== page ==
Piggybacking

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Piggybacking

A broker who trading stocks, bonds or commodities in a personal account following a trade just made for a customer. The broker assumes that the customer is making the trade on valuable inside information.

Piggybacking

The practice in which a broker conducts a transaction on his/her own account after filling a similar order on behalf of a client. For example, if a client sells 10,000 shares and the broker owns some shares in the same company, he may piggyback by selling his own shares. A broker piggybacks when he/she believes that the client has insider information, or at least a better understanding than the broker on the market's future movements. Piggybacking should not be confused with piggy back registration, which is a different concept altogether.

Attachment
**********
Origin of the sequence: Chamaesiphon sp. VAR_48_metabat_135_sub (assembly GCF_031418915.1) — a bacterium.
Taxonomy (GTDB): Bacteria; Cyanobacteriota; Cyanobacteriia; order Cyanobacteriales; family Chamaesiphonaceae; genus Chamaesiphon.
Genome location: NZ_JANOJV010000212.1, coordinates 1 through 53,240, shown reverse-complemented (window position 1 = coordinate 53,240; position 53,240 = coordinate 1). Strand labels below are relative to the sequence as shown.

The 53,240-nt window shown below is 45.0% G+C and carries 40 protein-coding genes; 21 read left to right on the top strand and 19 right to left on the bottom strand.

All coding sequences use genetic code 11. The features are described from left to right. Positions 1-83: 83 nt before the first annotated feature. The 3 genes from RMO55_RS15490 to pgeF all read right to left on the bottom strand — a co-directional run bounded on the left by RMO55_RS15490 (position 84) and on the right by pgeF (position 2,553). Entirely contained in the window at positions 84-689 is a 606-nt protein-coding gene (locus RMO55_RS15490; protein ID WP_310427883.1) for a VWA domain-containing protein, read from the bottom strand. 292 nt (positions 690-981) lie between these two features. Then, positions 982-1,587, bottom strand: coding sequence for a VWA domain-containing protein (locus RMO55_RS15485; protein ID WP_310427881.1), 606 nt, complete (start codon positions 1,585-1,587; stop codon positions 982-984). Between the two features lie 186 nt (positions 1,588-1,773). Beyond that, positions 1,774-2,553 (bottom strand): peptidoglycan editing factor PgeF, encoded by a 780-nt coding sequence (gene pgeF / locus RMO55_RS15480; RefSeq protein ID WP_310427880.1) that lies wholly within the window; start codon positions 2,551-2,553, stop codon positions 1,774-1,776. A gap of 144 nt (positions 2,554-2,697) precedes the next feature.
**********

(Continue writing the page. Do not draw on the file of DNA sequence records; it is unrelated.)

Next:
References in periodicals archive ?
Your eyes go first to the black rectangle, which appears to be piggy-backing on the much larger yellow square.
Piggy-backing MarketFest materials with regular exhibitor mailings saved thousands of dollars which could be invested in other campaign materials.
Piggy-backing on the Miramar contract will entitle the Town of Davie to receive new revenue in excess of three quarters of a million dollars for the total five-year term of the agreement based on projected revenue share for the Town at the $2 per ton rate agreed with Miramar.
After a glass of champagne or eight, current Hollywood It boy Michael Fassbender, 34, twirled co-stars Viggo Mortensen and Keira Knightley on the dancefloor before tinkling the ivories and finally piggy-backing his way out the front door.
After a glass of champagne or eight, Hollywood It boy Michael Fassbender, 34, twirled co-stars Viggo Mortensen and Keira Knightley on the dancefloor before tinkling the ivories and finally piggy-backing his way out of the front door - where he stopped to have a cigarette.
According to one report, the US Department of Transportation, Hewlett-Packard, Hughes Network Systems and Unisys were among several US companies hit by the piggy-backing malware.
There does seem to be a cumulative effect, a piggy-backing effect, when so many things happen,'' says James Garbarino, a psychologist and director of the Family Life Development Center at Cornell University in Ithaca, N.